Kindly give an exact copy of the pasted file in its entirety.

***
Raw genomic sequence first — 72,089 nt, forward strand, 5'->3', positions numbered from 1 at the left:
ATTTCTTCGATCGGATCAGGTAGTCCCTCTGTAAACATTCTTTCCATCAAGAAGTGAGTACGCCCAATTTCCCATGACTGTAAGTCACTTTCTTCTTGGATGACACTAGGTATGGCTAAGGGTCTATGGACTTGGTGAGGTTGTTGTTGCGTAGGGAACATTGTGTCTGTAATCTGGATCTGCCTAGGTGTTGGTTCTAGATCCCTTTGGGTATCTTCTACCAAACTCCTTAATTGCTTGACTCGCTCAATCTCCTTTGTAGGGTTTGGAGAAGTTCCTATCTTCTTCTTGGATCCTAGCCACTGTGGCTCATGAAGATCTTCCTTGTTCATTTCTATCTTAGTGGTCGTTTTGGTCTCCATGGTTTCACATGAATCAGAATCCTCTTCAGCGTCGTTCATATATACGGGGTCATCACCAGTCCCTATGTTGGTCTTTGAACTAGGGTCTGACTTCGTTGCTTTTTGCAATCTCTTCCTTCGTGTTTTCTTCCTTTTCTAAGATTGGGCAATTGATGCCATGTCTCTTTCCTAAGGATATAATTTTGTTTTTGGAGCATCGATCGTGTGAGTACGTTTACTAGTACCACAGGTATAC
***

Raw genomic sequence first — 72,089 nt, forward strand, 5'->3', positions numbered from 1 at the left:
ATTTCTTCGATCGGATCAGGTAGTCCCTCTGTAAACATTCTTTCCATCAAGAAGTGAGTACGCCCAATTTCCCATGACTGTAAGTCACTTTCTTCTTGGATGACACTAGGTATGGCTAAGGGTCTATGGACTTGGTGAGGTTGTTGTTGCGTAGGGAACATTGTGTCTGTAATCTGGATCTGCCTAGGTGTTGGTTCTAGATCCCTTTGGGTATCTTCTACCAAACTCCTTAATTGCTTGACTCGCTCAATCTCCTTTGTAGGGTTTGGAGAAGTTCCTATCTTCTTCTTGGATCCTAGCCACTGTGGCTCATGAAGATCTTCCTTGTTCATTTCTATCTTAGTGGTCGTTTTGGTCTCCATGGTTTCACATGAATCAGAATCCTCTTCAGCGTCGTTCATATATACGGGGTCATCACCAGTCCCTATGTTGGTCTTTGAACTAGGGTCTGACTTCGTTGCTTTTTGCAATCTCTTCCTTCGTGTTTTCTTCCTTTTCTAAGATTGGGCAATTGATGCCATGTCTCTTTCCTAAGGATATAATTTTGTTTTTGGAGCATCGATCGTGTGAGTACGTTTACTAGTACCACAGGTATAC